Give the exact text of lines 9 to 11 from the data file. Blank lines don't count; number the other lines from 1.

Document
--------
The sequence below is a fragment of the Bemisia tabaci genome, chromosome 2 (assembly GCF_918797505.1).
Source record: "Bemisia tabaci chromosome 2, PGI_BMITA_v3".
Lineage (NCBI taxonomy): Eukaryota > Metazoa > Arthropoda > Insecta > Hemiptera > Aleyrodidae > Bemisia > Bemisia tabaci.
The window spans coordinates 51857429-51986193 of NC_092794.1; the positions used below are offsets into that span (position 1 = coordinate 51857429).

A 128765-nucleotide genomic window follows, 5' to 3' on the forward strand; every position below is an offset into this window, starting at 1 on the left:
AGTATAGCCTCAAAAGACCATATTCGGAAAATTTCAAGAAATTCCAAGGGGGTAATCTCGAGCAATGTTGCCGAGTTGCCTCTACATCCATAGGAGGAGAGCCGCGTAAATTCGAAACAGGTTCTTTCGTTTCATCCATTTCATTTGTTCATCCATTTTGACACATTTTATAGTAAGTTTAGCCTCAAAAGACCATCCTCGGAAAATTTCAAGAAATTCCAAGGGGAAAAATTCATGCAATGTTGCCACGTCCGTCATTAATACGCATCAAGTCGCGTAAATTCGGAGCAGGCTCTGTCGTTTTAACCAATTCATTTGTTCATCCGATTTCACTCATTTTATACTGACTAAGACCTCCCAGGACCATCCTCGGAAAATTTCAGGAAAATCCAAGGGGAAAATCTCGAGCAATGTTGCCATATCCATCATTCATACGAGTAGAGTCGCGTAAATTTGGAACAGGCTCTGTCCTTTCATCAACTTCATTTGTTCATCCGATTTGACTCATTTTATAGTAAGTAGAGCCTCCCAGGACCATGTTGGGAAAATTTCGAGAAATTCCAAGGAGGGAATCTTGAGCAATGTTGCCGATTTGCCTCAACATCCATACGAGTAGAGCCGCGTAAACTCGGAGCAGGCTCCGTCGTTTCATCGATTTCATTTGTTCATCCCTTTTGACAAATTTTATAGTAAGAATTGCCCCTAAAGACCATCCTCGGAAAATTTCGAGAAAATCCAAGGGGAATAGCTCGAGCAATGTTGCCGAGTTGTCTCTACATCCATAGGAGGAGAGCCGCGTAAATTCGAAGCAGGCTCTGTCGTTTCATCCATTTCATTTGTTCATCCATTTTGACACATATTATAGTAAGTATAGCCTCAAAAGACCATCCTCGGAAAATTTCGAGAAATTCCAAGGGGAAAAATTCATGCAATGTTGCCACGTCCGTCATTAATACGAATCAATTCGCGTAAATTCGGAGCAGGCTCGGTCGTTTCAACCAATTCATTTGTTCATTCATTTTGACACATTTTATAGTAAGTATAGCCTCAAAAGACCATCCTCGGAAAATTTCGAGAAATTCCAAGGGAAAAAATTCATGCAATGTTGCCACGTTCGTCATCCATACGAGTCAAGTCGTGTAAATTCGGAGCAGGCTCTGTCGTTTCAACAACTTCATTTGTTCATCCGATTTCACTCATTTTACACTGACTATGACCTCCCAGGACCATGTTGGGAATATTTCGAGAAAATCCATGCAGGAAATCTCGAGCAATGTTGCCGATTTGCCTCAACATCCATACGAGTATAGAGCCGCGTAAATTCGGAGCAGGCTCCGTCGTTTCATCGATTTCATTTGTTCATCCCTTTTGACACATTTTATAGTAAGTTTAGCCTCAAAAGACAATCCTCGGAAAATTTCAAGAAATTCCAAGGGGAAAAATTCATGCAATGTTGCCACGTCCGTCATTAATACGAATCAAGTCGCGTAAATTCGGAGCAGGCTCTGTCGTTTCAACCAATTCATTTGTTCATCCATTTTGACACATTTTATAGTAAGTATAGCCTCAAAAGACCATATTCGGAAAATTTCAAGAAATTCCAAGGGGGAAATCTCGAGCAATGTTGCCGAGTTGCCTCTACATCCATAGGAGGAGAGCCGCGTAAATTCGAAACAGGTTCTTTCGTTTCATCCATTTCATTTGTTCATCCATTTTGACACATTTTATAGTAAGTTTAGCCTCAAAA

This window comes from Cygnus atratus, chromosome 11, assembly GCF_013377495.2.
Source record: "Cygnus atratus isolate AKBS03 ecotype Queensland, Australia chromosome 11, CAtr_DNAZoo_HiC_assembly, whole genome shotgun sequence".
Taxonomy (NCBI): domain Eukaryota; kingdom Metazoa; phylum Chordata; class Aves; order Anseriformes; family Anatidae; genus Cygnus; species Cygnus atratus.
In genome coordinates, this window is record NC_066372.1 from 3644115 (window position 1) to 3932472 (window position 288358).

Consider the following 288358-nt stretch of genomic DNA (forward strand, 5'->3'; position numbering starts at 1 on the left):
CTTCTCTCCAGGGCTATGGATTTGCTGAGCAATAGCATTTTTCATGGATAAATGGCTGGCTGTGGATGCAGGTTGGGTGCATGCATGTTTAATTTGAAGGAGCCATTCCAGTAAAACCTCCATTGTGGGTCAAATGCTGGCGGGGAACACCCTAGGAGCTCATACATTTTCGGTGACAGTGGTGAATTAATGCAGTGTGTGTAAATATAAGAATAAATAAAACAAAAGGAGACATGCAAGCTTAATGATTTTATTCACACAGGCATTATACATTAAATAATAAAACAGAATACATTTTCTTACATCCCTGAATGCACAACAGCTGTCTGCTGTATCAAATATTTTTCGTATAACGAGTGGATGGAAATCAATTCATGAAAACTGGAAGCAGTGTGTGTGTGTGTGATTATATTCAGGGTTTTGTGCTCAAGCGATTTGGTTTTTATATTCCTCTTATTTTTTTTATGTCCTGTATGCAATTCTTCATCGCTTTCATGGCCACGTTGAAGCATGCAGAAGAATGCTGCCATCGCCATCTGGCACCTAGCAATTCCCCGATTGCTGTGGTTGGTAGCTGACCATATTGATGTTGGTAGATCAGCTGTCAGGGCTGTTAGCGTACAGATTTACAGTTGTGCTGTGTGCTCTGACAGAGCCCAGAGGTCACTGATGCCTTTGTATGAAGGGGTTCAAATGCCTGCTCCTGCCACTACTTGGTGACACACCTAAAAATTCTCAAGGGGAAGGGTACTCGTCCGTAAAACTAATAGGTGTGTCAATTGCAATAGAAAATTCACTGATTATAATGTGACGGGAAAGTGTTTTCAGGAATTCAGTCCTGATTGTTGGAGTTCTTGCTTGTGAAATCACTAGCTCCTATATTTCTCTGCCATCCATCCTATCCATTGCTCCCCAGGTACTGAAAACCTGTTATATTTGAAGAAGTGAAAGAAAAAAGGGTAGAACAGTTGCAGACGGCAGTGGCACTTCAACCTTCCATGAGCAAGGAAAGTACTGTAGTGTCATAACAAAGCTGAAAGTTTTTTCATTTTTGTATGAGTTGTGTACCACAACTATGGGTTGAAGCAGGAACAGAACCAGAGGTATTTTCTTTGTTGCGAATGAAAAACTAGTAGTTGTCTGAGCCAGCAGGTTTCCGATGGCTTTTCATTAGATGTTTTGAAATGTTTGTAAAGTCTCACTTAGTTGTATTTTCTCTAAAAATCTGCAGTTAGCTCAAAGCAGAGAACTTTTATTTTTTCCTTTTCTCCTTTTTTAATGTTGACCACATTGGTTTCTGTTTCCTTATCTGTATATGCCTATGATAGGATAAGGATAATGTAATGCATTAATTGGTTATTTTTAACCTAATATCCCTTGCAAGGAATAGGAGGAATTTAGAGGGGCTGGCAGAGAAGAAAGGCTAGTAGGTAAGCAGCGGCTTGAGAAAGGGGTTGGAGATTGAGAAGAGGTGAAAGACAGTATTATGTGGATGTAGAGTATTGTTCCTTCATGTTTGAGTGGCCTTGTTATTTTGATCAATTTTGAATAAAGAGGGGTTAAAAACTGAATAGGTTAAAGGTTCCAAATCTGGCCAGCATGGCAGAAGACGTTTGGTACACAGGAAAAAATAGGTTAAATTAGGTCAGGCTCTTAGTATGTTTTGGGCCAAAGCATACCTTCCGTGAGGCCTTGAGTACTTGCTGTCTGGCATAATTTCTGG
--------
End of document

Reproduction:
Taxonomy (NCBI): domain Eukaryota; kingdom Metazoa; phylum Chordata; class Aves; order Anseriformes; family Anatidae; genus Cygnus; species Cygnus atratus.
In genome coordinates, this window is record NC_066372.1 from 3644115 (window position 1) to 3932472 (window position 288358).

Consider the following 288358-nt stretch of genomic DNA (forward strand, 5'->3'; position numbering starts at 1 on the left):